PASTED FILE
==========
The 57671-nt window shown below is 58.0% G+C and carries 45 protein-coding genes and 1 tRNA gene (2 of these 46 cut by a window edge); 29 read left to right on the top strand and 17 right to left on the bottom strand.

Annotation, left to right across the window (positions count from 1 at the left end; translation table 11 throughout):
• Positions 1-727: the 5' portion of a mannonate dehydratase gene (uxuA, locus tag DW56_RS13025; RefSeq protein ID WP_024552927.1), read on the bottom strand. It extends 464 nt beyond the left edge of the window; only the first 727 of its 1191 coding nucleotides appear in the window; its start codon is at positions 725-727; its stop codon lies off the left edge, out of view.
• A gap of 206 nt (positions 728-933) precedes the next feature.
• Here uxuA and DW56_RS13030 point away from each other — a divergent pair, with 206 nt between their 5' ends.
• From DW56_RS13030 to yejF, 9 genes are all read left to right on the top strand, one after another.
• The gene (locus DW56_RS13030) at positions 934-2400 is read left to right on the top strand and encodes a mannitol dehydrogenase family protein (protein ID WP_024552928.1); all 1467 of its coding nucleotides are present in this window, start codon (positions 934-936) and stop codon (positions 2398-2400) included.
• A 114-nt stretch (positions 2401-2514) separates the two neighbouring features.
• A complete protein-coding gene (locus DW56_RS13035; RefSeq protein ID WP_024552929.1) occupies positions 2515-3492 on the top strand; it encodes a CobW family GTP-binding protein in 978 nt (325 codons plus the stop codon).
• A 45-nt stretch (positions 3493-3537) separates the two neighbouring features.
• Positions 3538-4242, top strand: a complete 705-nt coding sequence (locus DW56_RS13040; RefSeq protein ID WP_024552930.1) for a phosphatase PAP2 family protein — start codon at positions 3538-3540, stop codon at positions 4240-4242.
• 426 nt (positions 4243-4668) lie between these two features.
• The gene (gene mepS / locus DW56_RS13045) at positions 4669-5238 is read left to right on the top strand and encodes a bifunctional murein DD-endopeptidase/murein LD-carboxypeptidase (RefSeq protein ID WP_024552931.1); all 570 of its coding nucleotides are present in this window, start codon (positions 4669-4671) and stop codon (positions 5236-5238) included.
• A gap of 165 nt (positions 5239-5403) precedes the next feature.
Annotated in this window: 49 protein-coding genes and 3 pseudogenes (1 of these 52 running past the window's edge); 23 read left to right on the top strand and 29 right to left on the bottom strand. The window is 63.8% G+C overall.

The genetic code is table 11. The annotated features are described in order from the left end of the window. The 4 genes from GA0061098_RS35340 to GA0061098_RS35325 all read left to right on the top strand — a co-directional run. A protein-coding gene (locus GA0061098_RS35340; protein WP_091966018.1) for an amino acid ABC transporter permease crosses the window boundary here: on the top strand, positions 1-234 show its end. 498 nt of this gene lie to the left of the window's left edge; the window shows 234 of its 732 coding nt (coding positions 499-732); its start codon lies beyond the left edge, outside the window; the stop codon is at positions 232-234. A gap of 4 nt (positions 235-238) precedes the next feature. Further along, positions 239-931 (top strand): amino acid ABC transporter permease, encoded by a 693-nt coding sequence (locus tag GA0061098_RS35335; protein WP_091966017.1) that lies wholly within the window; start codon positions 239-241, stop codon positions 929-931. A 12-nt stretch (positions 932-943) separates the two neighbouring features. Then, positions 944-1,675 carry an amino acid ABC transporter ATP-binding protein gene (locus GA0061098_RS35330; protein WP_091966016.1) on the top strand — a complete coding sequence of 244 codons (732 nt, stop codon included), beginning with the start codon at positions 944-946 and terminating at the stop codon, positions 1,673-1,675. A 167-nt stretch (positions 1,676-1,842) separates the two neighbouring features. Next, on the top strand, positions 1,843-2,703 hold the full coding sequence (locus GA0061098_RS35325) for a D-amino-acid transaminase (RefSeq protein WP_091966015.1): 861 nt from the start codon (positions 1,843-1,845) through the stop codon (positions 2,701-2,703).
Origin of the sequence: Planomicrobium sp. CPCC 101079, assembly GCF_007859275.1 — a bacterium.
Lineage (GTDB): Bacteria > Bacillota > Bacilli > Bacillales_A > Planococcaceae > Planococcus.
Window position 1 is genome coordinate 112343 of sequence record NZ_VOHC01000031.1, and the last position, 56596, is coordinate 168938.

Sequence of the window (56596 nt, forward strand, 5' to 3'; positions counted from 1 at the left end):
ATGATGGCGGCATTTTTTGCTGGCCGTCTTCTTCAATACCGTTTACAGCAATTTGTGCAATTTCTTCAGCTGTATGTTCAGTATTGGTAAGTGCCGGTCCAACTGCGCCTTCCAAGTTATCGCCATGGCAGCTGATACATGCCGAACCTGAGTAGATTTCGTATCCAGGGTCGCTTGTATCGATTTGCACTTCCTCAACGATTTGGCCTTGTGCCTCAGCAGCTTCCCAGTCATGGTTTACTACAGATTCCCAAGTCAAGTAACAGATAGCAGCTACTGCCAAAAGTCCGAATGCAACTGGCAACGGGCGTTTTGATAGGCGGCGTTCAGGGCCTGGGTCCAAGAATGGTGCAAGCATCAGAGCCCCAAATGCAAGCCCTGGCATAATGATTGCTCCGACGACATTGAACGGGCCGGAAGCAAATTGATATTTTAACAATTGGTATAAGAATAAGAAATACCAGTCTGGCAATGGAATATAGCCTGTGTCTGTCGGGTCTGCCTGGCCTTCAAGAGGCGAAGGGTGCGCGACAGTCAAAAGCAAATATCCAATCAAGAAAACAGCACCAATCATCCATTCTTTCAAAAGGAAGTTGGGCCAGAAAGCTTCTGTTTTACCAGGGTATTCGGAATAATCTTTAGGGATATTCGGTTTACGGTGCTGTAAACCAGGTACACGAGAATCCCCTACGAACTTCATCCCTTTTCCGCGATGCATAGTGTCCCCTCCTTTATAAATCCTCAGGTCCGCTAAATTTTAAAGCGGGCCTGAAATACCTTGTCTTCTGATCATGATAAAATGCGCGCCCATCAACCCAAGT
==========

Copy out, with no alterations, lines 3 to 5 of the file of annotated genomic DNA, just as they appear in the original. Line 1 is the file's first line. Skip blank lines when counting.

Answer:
• Positions 1-727: the 5' portion of a mannonate dehydratase gene (uxuA, locus tag DW56_RS13025; RefSeq protein ID WP_024552927.1), read on the bottom strand. It extends 464 nt beyond the left edge of the window; only the first 727 of its 1191 coding nucleotides appear in the window; its start codon is at positions 725-727; its stop codon lies off the left edge, out of view.
• A gap of 206 nt (positions 728-933) precedes the next feature.
• Here uxuA and DW56_RS13030 point away from each other — a divergent pair, with 206 nt between their 5' ends.